Google Chairman Optimistic about Entrepreneurial Trends
STANFORD GRADUATE SCHOOL OF BUSINESS—Successful entrepreneurs need to focus on their customers, check their egos at the door, and avoid the paralysis of trying to make things perfect speakers said at the eighth annual Stanford Conference on Entrepreneurship, held Feb. 21 at the Graduate School of Business.
Eric Schmidt, Chairman and CEO of Google, opened the forum with the optimistic view that in the next four years changes in information technologies will set up an extraordinarily powerful platform for entrepreneurs. The rapid pace at which the world is getting wired and the proliferation of television channels and of new sources of information are just some of the forces that "will bring the next boom."
As for Google, Schmidt predicted radical changes in the next four years; creating a much more personalized service with a more prominent international component. Competition from Microsoft and Yahoo does not threaten him. "There's so much innovation and it's such a large opportunity," Schmidt said, "that it's perfectly possible that these strategies can coexist for many years as this whole new model gets built."
Google encourages "unusual creativity" by asking its employees to spend 20 percent of their time working on new projects and discuss their ideas openly. Throughout the process, he said, the focus must always be on the users. The search engine giant's algorithm follows the same logic, ranking websites according to how others refer to them, measuring the site's relevance to the community.
The founder of the North Face, Hap Klopp, MBA '66, also is encouraged by the ongoing revolution in communication technologies. The bubble of the late 90s "was nothing compared to the one coming in the next 5 to 10 years," he predicted. Things are changing so fast that it is impossible to have all the information to make the "perfect" business, he said, warning entrepreneurs to avoid "perfection paralysis" and move ahead.
He also urged attention to customers' needs. "It's the customer who's going to decide how big your business is going to be." In 1966 Klopp followed his interest in sports to found the outdoor equipment and clothing firm, identifying the needs of a new generation more active and interested in outdoor activities than in the past. Enthusiasm builds success, he said. "You have to have fun doing it," and instill a vision in the entire company. "Lack of passion, not competition, is what may kill your company."
"Be in an area you're really interested in, but check your ego at the door," advised Mark Gainey, founder of Kana Communications, during a panel discussing The Next Big Idea. Conviction must translate into a "passionate pragmatism," an authentic interest in the idea combined with a realistic sense of where the opportunities are.
As an expert in the evaluation of new projects, Mike Orsak, MBA '90, founder of Worldview Technology Partners, advised that the best ideas are based on the customers' needs rather than excitement about a new technology. Dave Whorton, MBA '97, partner of TPG Ventures, agreed. "You have to know who your customer is and build your business around that," he said.
"Break some rules," advised Matt Glickman, MBA '93, former CEO of BabyCenter Inc. He challenged the conventional wisdom of online retailing in the 90's by combining editorial content and commerce. An important part of BabyCenter's success, according to Glickman, was that the editorial content gave credibility to retailing.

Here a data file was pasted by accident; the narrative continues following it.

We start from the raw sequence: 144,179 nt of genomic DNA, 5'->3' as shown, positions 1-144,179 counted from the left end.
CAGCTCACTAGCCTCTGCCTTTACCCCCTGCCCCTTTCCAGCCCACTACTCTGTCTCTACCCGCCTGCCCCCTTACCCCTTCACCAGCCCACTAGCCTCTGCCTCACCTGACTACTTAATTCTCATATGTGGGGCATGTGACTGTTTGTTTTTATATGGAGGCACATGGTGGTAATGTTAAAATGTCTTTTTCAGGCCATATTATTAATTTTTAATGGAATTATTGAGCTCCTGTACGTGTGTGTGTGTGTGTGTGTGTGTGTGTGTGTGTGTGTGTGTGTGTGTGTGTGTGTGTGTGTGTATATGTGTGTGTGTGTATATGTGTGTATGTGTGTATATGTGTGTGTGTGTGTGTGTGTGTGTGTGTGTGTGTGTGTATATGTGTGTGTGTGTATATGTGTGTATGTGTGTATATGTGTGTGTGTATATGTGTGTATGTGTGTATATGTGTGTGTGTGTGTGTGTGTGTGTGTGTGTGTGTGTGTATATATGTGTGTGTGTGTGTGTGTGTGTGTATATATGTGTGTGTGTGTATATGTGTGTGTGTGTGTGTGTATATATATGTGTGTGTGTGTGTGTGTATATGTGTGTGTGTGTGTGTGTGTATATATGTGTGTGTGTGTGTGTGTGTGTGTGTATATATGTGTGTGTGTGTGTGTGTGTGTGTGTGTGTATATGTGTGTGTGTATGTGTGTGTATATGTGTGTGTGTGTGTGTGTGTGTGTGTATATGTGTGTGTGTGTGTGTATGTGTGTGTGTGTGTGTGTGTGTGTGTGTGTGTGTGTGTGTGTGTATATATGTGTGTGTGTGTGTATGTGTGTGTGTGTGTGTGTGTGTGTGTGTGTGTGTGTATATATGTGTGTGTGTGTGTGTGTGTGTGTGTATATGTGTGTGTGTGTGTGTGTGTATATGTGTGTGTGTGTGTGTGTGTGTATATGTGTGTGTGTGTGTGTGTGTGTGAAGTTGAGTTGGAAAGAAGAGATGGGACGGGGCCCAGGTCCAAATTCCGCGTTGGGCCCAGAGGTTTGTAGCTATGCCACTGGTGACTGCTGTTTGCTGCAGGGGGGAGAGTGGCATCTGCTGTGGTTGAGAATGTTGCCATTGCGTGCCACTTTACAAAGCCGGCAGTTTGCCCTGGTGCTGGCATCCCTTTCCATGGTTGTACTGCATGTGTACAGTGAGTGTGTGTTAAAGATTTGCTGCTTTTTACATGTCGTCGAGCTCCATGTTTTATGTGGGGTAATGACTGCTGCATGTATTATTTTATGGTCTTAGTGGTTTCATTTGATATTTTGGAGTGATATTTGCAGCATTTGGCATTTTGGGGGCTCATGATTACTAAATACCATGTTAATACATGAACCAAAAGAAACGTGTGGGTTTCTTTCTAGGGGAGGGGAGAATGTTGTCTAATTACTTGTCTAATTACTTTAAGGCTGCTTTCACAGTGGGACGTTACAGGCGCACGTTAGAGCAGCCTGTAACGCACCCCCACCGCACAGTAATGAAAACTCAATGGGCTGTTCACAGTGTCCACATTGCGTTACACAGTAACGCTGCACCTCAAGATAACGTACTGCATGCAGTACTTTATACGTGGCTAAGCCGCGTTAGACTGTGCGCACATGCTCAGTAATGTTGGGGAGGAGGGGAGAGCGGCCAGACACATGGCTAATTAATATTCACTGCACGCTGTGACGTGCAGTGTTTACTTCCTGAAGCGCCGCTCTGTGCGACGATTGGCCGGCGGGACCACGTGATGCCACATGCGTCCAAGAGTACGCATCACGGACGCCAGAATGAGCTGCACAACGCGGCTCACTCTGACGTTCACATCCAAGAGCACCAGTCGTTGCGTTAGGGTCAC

Where to look for the next big idea? Apart from the wireless and biotech industries, panelists suggested areas related to health and fitness, home information technologies, and the migration of products to services. It may be time, as well, to look back at ideas that failed in the 80's, paying attention to how conditions have changed, recommended Whorton.
Even the best ideas can fail. Another panel discussed lessons learned and "Bouncing Back."
Kamran Elahian co-founded Momenta in 1989 after two successful startups. It caught him by surprise when the board of directors fired him and the company became known for having the biggest loss of venture capital in the shortest time. The day after he was fired, Elahian got up and got ready to go to the office before his wife reminded him he did not have an office anymore. "The first reaction is denial," Elahian explained. "One says: 'No, this couldn't happen to me.'"
Entrepreneurs don't want to see failure, Elahian said. Their mantra of move forward and "don't confuse yourself with the facts" conceals warning signs. They also face insufficient criticism said Elahian who tries to foster an environment of open criticism where people feel comfortable sharing their views about a company's problems. "The sooner, [you learn of problems] the better."
Kaleil Tuzman was the co-founder and CEO of govWorks, a company that fell into bankruptcy in 1991. What helped him was to stay in govWorks during the company's restructuring. That process forced him to analyze his mistakes and also to understand that failure—like success—is a "group process." Moreover, it turned him into managing partner and president of the restructuring advisory company Recognition Group.
The panelists agreed that denial is followed by anger, then acceptance, and finally, recovery. Keith Teare compared the process with the healing that follows the loss of a long-term relationship. Founder of RealNames, a company that failed when Microsoft terminated its partnership, Teare initially was uninterested in starting a new enterprise. It was only when he got excited by a new technology and its social implications that he joined Santa Cruz Networks. Like his colleagues, Teare considers entrepreneurship to be all about passion. "I'm not able to be an entrepreneur in the cold; I need to feel the excitement," he said.